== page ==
Fiction · Novels · Reviews

Review: Natalie Tan’s Book of Luck & Fortune

Hi friends, happy Monday! I hope you’re all doing well. Today I’m going to be posting my review of Roselle Lim’s novel Natalie Tan’s Book of Luck & Fortune.

Natalie Tan’s Book of Luck & Fortune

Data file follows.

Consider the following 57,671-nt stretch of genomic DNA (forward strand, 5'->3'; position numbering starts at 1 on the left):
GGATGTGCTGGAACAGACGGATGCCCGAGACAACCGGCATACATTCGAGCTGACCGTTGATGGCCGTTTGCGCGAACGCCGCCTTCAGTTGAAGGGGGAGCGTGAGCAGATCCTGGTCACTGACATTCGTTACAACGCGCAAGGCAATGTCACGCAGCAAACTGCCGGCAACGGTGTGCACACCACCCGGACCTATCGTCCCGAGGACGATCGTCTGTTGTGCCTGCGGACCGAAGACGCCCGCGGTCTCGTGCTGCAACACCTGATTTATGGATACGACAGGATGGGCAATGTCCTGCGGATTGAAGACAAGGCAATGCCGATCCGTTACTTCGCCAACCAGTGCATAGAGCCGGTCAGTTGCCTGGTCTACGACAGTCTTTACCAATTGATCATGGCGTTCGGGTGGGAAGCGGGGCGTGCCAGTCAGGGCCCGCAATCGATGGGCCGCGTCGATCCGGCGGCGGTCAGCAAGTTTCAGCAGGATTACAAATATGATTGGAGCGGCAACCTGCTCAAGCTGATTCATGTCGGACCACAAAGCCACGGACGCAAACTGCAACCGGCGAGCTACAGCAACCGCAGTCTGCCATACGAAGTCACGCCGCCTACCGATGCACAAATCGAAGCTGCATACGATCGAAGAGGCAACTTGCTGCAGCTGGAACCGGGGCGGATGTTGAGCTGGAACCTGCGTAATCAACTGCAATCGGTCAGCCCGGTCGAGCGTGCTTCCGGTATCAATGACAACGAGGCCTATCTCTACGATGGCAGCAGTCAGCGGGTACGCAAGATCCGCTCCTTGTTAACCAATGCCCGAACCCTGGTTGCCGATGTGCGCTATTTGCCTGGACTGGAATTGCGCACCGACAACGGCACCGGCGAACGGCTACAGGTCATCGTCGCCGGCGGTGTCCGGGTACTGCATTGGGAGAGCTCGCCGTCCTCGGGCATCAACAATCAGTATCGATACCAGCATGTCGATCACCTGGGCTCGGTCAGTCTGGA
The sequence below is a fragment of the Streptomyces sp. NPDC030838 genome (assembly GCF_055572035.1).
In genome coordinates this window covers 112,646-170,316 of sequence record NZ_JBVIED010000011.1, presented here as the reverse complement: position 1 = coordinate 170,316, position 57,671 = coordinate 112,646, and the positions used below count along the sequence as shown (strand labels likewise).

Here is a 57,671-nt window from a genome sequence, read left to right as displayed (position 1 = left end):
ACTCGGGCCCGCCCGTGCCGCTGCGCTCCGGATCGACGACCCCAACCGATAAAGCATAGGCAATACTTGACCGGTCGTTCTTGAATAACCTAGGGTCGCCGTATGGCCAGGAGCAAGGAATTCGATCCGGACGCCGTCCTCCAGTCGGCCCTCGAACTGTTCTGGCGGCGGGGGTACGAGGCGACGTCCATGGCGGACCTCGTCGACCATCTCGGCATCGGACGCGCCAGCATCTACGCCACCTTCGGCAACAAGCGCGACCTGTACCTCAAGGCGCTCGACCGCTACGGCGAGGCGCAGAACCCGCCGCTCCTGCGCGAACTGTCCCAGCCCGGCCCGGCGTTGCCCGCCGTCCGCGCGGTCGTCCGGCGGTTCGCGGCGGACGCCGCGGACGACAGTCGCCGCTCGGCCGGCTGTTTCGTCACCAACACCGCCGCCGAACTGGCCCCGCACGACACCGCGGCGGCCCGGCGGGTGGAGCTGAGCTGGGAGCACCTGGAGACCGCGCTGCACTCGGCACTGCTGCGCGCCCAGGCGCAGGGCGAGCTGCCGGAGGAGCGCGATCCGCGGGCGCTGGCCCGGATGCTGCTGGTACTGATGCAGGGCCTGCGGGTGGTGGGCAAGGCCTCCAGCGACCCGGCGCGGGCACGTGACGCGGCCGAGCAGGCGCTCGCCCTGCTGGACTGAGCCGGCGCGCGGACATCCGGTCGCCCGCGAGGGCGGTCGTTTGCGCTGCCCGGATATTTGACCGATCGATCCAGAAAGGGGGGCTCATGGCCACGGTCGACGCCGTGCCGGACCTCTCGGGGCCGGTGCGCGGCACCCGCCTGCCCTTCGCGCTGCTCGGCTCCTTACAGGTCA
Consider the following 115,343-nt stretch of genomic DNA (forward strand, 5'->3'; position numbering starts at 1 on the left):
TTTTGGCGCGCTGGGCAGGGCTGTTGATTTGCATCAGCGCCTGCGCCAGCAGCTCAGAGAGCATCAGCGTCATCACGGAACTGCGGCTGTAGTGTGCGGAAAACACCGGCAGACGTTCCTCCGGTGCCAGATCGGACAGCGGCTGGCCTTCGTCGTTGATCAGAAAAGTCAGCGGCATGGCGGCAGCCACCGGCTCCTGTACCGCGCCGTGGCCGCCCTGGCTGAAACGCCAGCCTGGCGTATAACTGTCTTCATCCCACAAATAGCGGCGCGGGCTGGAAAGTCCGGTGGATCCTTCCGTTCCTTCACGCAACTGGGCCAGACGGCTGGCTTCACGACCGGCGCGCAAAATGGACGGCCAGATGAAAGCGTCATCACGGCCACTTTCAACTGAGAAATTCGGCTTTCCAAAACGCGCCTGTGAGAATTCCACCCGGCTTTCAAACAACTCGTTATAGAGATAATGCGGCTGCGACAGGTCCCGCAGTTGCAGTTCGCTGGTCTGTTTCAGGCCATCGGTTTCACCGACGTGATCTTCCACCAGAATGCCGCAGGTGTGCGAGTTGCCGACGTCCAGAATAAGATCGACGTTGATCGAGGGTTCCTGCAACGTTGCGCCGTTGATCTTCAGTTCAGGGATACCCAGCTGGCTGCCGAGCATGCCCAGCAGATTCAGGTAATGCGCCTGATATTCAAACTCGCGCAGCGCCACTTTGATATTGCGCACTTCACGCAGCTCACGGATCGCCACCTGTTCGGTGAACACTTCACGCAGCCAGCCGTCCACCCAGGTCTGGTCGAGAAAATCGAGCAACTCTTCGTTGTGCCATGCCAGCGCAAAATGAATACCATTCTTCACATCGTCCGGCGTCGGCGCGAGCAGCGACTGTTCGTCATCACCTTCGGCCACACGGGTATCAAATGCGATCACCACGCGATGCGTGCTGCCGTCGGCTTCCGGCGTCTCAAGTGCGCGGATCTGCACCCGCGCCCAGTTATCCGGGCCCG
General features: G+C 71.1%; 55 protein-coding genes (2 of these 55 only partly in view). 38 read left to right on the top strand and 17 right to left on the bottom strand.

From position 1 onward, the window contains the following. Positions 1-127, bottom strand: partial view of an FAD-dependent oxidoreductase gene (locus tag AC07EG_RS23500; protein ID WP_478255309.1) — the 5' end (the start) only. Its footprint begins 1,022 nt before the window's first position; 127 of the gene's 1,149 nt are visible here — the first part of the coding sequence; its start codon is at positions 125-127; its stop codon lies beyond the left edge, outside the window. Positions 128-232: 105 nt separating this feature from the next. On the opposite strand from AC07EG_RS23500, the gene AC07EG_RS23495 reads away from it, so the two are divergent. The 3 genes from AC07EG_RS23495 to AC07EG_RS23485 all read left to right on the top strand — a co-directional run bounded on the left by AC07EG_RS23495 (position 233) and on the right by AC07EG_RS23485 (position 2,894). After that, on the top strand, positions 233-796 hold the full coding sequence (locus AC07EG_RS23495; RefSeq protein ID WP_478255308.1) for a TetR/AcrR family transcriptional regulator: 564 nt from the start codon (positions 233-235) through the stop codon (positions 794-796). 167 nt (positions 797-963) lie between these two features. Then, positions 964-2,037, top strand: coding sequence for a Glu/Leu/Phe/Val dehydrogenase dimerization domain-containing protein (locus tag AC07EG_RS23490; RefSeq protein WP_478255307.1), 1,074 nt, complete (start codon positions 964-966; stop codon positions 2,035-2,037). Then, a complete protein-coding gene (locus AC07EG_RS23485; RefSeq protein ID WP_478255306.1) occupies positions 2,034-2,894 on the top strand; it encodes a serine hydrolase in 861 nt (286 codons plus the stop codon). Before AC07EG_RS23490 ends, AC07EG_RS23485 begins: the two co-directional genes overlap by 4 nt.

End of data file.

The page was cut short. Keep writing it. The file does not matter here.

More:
Natalie Tan’s Book of Luck & Fortune by: Roselle Lim: After Natalie’s mother passes away, she finds herself back on plane to Chinatown in San Francisco. When she learns that she’s inherited her grandmother’s restaurant, this sparks the inner cook in her to possibly re-open. Only, things aren’t that simple, the neighbourhood businesses are failing, but with the help of her neighbours, things could turn around for all of them. This pleasantly surprised the reader on the journey that it took. The reader was never entirely sure where the story was going to go but they were along for the ride. The overall arc was intriguing, if not a little predictable; the cadence of the ups and downs have been seen before so it wasn’t too hard to figure out where the novel would end. There were a few surprises along the way that made up for the predictability of the main story arc. There was a romance plot thrown into the mix that at first the reader didn’t like at all, but it didn’t become the focus of the novel and sort of faded to the background and let the main story shine. The reader also really loved the writing, it was so lush and the descriptions of food were so beautiful. The way Lim was able to write about Chinese culture and intertwine it with the food storyline was so well done. The characters, especially the main character Natalie, were deeply developed; the reader felt like they knew everyone who lived on the street and had been a part of their lives for years. Watching Natalie grow as she went back home and made the decision to stay and help was fun and rewarding as she started to understand herself better and her mother and grandmother too. Also seeing the friendships, she forged and the people she became close to again, it was truly powerful to read. In the end, this was such a warm, cozy read; it wasn’t the perfect read but it was still extremely enjoyable to sink into.

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